Luke filled his ten litre jugs from the slowly dribbling tap as flies buzzed around his back. The car sat, now, a few metres away, staring at him with a permanently squinting gaze. The right headlight had cracked some time ago under mysterious circumstances.
He tried his phone again. Only one bar. A dozen missed calls. Hundreds of social media notifications that he’d left to sit and accumulate. He hoarded them like gold.
The trip was going well, he thought. Sure, he hadn’t eaten properly for a few days, or showered for that matter, but he finally felt like he was becoming… Someone out there. In the space of a few short days he’d come to see himself as an adventurer, as someone much braver than he once thought.
The Cloud had all but disappeared. He was no longer troubled by the pointless drama of his everyday life in Adelaide. He’d cut himself of from it. He was free. A new man, recognised not for his quiet acceptance of city life, but of his radical bravery and adventurous spirit.
The only thing he couldn’t shake was the thing standing behind him. It loomed, a ten foot darkness full of sparks.
“Your fa̙̲̘mily are trying to reach ỳ͊̾̂ͫo̊̎ͨ̏́̀ǔ͂̍ͣ, you know.”
“Don’t answer. Ț̜͈h̠̙͇e͈̜͔̹͇̠̦y̱ ̺w̟̤̬̼͓ͅo͉͙̝u͍l̩̙̭d̟̤̮n̲’t̹ ̺͎͓ͅu̺͔n̪̞̥̘͓ḓ̯̜e͉͇̝̙̻̳r͕̬̩̲s̞̣̻̪̳̗t̺a̦͓̬ͅn̼̤͙d̮̫̟̟͍̯ ͉̰̟͈a̙̲̘n̖̬̻̠̖͎̣y̹̟̰̪̥͍ẉ̠̠̫̰̫ͅa͙̟͖̘̤̜̪y.̱̣͍̹”͍͍̠͉
Luke looked down to see the list of missed calls and messages. Perrie. Perrie. Dad. Perrie. Max. Floor, even… No… They were part of the past, part of The Cloud. He couldn’t pick up the phone until…
“Until what?” Luke asked.
The Desert remained silent. For once, it withheld its esoteric advice.
Luke lugged the bottles back to the car with great effort. He searched through his rucksack for any more food to accompany his melted Snickers. Nothing. He’d have to use his credit card at the next big store. Marree would have something, surely.
As he surveyed the raggedy packets and empty boxes in the back seat of the car, Luke began to feel a powerful tug, stronger than the dark magnetism of the creature standing behind him. He could feel them… Someone was coming for him.
I have to go back. Luke thought. This is dumb. What the hell am I even doing?
“You’re becoming You.” The Desert replied.
But… but that can’t be true. I AM me. I’ve always been me.
“Not back home. You were wallowing, suffering. Think about how much you’ve accomplished here already. How far you’ve come and how far you have to go.”
I know, but…
“Don’t give in now, Luke. There’s not much farther to go. You’re at the edge. You can break through. If͓͕̞̜͔̤̩ ͙͉̹̭͖y͎̳̭o̤u ͇͕̜̠͍̯k͓̻̝̩ͅe̲̗̫̜e̘̯̬͕̯ͅp̥ ̰̻̯̝̣͎͚go̗i͍n̘̳g͉͎̦̠͎,̜̮ ͈̠̥̙y̦̬̰̮̲̭o̩u̪̲̤ ͈͖w̝͖͕̜̬͉̞i̭l̟̰̮͓̟l͎͉̻̭ ̱͉͖̟b̘͍̠̳e ̹a̝̼̩̯̺ ͅh̦̱̰̯͎e̦͓̳̝̫̭r͓͍̗o̹͔͍̗ͅ.̭̜̗͉͓̺”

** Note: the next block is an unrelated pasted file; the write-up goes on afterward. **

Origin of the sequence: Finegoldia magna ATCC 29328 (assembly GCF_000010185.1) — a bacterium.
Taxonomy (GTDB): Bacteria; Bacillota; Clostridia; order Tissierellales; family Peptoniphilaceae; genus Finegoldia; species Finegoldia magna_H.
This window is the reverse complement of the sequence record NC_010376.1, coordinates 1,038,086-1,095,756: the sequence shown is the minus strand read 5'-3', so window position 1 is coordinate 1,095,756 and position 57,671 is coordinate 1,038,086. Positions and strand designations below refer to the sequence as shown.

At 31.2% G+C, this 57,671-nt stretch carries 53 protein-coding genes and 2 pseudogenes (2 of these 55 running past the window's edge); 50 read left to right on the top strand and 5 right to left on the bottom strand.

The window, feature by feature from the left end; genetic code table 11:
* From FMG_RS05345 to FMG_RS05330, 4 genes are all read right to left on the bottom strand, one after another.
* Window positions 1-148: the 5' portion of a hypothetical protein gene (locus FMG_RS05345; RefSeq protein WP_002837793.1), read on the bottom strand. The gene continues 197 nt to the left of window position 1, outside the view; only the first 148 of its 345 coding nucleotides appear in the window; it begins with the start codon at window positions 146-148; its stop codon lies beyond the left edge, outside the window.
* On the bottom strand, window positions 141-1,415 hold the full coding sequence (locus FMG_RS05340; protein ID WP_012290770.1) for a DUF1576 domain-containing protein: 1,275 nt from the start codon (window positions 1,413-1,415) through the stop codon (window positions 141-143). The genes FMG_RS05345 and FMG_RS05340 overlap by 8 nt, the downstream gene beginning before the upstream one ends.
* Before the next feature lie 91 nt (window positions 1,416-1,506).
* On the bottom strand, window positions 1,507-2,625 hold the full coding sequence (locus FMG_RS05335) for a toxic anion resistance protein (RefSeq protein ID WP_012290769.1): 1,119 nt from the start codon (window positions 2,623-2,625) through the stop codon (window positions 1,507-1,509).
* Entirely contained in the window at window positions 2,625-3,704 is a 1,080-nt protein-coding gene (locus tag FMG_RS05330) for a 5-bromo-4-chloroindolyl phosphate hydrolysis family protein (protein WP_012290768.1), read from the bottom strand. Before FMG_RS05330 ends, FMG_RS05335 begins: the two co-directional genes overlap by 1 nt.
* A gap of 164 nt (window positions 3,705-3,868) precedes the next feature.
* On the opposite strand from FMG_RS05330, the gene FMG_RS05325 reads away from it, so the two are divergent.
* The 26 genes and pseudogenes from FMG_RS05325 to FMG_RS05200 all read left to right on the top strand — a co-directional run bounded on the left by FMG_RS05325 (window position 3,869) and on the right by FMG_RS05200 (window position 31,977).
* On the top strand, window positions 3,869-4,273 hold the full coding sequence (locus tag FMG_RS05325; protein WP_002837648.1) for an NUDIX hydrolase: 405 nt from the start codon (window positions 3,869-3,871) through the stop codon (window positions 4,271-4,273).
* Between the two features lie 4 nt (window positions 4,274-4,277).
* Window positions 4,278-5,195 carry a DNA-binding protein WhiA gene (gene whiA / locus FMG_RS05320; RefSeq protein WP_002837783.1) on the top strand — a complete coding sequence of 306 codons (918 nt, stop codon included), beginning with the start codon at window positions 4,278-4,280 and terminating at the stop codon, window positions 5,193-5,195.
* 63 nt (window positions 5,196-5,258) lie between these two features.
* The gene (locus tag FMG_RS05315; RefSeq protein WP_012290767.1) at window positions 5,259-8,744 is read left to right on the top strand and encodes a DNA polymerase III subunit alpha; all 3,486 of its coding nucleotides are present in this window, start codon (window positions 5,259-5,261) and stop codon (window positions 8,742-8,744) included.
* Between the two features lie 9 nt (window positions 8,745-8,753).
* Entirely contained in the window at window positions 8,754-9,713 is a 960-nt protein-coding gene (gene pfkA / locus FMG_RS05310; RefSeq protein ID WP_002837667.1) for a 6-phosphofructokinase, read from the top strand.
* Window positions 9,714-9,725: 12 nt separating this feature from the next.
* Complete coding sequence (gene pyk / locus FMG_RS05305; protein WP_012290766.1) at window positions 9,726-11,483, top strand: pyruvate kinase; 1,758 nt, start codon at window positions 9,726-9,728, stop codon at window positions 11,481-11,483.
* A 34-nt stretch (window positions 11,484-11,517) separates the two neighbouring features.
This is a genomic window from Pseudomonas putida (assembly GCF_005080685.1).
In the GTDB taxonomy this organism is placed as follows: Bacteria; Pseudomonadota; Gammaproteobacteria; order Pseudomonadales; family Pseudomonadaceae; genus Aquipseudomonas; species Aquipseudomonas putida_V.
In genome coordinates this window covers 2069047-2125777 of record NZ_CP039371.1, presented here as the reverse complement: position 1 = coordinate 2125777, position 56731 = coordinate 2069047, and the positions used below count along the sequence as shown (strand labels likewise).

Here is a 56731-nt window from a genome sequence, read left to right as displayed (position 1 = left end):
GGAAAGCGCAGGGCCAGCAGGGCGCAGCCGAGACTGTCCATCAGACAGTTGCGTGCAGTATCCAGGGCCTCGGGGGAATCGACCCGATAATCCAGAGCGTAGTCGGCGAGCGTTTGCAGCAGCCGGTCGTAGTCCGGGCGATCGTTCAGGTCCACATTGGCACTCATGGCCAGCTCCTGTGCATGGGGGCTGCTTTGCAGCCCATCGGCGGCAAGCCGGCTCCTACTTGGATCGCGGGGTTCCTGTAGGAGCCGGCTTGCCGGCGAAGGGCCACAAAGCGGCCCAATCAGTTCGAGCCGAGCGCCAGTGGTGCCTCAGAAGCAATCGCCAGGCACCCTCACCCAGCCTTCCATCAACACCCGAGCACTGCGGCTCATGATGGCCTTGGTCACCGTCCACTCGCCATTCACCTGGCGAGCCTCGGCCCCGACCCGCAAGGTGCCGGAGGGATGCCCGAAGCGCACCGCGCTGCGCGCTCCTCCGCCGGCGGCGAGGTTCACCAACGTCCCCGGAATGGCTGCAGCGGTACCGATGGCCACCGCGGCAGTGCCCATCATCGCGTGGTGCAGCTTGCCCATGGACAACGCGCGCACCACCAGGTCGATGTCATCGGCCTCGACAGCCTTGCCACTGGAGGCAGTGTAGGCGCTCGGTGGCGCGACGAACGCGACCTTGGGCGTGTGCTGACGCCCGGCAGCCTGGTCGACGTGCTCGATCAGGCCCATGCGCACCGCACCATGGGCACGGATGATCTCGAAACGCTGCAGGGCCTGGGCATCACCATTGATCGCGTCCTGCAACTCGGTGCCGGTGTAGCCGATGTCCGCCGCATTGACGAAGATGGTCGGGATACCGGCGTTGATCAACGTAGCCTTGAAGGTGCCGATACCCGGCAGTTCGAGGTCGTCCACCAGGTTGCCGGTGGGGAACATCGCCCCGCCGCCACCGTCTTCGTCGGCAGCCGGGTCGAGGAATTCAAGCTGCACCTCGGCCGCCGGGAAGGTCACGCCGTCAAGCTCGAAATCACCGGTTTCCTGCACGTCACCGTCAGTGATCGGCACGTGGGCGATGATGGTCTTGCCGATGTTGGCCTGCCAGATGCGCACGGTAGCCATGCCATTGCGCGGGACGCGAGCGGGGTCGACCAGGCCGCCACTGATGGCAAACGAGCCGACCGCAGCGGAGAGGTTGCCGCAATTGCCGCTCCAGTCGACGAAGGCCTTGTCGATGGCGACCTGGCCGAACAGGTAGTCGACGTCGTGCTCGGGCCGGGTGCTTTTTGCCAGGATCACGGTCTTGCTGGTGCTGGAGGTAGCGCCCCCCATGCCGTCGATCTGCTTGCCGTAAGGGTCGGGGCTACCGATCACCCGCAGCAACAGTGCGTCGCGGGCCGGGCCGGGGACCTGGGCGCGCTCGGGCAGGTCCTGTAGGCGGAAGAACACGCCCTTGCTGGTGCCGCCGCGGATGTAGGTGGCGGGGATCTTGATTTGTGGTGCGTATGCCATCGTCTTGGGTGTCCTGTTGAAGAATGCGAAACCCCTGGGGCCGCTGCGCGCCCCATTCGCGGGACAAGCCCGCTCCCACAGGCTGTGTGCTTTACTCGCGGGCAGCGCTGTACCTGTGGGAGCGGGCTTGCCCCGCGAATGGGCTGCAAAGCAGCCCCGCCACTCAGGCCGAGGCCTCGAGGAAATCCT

Luke looked off into the distance. He had water. He had shelter. He had less food than he’d like, but he had money and could survive for a long time yet. What was stopping him from going on except everyone back home, except The Cloud of strangling drama, except the constant pressure of people. At least out there he could become something. He could become a hero. And when he did return, oh boy! The stories he could share.
[EXT.- PORT AUGUSTA SHOPPING MALL – THE SUN SETS]
“It’s okay. Thanks for your time.” Mr. Bracken turned back to Perrie and slung his arms over the passenger side window. He peered down to see his daughter working furiously through her phone. “No one’s seen him or the car here. Even the police station can’t tell us anything.”
Two women walked by the car carrying huge shopping bags. One of the ladies was dressed in a fading floral frock and carried a bag full of the week’s groceries. The other wore a large winter jacket and dragged behind a bag full of cans, plastic and bottles. They chatted idly, totally unaware of the drama unfolding in the 4WD parked on the side of the road.
“He’s definitely moved on. But he won’t answer my freakin’ calls.” Perrie said. “But if I know Luke, he’s gonna wanna take the prettier route. Look at this, he’s been posting pictures on Instagram everywhere he goes.”
Perrie flashed her phone in her dad’s face. She scrolled through a collection of photos, seemingly expertly taken, of roads, mountains, shacks and sunsets that had appeared on Luke’s Instagram account. Perrie had been surprised that they were accumulating a huge amount of Likes. Luke never got more likes than her. She felt a twinge of childish jealousy.
“Hmm. Hold up. Stop at that one. No, go back.” Mr. Bracken said. “Look at this one. It looks like mountains. I reckon he’s gone Flinders’ way.”
“Maybe. I reckon he’d want to get some nice selfies in the mountains.”
“That settles it then. We’ll head up the B83 tomorrow.” Dad drew a line with his finger up the long yellow highway for Perrie to see. “He won’t be driving at night, that’s for sure. He must be camping everywhere he goes.”
“Yeah, he is. See.” Perrie flashed another photo to her dad. It was of Luke’s feet pressed against the foggy windscreen of the Laser as the sun rose in the background. It was captioned with “I could get used to waking up like this #sunsets #sunset #southaustralia #SA #camping #oodnadatta”.
“Then let’s get a room for the night and head of early tomorrow, yeah?”
“Sure thing, dad.” Perrie said. There was no point chasing ghosts in the dark. They’d have to wait and see what the sun brought with it the next morning. But before turning in, Perrie knew she had to try one last thing.
“Hi, you’ve reached Luke. Can’t come to the phone right now, but leave me a message if you want.”
Perrie breathed slowly.
“Luke. I trust you. I know you. I know you’ve gone through hard times recently, but that’s no excuse to run away. If that’s it, then, well, you know what I think about that… If it’s something else, I want you to tell me. We’re worried about you. We’re out here looking for you, for crying out loud.” Perrie sighed again. “I know you think doing this will make you feel better, as if you can only grow by growing your freaking ego and Instagram followers. But it’s just dangerous, Luke. Just… just tell us where you are, okay? Before anything happens.
“That’s it. Talk to you soon, okay?”
Operation Electric Forever, was created during the SA Writers Centre Digital Writer in Residence program during 2016.